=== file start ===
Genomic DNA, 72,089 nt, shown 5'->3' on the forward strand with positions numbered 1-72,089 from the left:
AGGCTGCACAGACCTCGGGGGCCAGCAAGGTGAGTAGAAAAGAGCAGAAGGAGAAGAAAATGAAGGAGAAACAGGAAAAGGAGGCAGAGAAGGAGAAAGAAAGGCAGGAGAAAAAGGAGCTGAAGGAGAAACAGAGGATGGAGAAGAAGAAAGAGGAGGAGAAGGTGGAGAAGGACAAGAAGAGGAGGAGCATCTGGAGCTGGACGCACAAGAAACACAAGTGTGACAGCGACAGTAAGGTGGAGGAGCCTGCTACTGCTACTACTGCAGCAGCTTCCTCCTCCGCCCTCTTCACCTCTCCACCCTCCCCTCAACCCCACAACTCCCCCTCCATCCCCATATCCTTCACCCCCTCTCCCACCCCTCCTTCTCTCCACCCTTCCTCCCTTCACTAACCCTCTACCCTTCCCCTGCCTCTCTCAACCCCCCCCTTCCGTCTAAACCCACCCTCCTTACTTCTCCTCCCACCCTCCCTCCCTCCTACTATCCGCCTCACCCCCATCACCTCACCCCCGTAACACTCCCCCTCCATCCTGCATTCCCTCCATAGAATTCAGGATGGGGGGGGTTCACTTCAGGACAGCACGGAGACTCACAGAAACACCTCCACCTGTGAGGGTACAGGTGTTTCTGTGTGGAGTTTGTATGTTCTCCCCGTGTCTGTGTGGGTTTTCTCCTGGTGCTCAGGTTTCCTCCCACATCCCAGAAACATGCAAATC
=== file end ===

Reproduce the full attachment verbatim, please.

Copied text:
Genomic DNA, 72,089 nt, shown 5'->3' on the forward strand with positions numbered 1-72,089 from the left:
AGGCTGCACAGACCTCGGGGGCCAGCAAGGTGAGTAGAAAAGAGCAGAAGGAGAAGAAAATGAAGGAGAAACAGGAAAAGGAGGCAGAGAAGGAGAAAGAAAGGCAGGAGAAAAAGGAGCTGAAGGAGAAACAGAGGATGGAGAAGAAGAAAGAGGAGGAGAAGGTGGAGAAGGACAAGAAGAGGAGGAGCATCTGGAGCTGGACGCACAAGAAACACAAGTGTGACAGCGACAGTAAGGTGGAGGAGCCTGCTACTGCTACTACTGCAGCAGCTTCCTCCTCCGCCCTCTTCACCTCTCCACCCTCCCCTCAACCCCACAACTCCCCCTCCATCCCCATATCCTTCACCCCCTCTCCCACCCCTCCTTCTCTCCACCCTTCCTCCCTTCACTAACCCTCTACCCTTCCCCTGCCTCTCTCAACCCCCCCCTTCCGTCTAAACCCACCCTCCTTACTTCTCCTCCCACCCTCCCTCCCTCCTACTATCCGCCTCACCCCCATCACCTCACCCCCGTAACACTCCCCCTCCATCCTGCATTCCCTCCATAGAATTCAGGATGGGGGGGGTTCACTTCAGGACAGCACGGAGACTCACAGAAACACCTCCACCTGTGAGGGTACAGGTGTTTCTGTGTGGAGTTTGTATGTTCTCCCCGTGTCTGTGTGGGTTTTCTCCTGGTGCTCAGGTTTCCTCCCACATCCCAGAAACATGCAAATC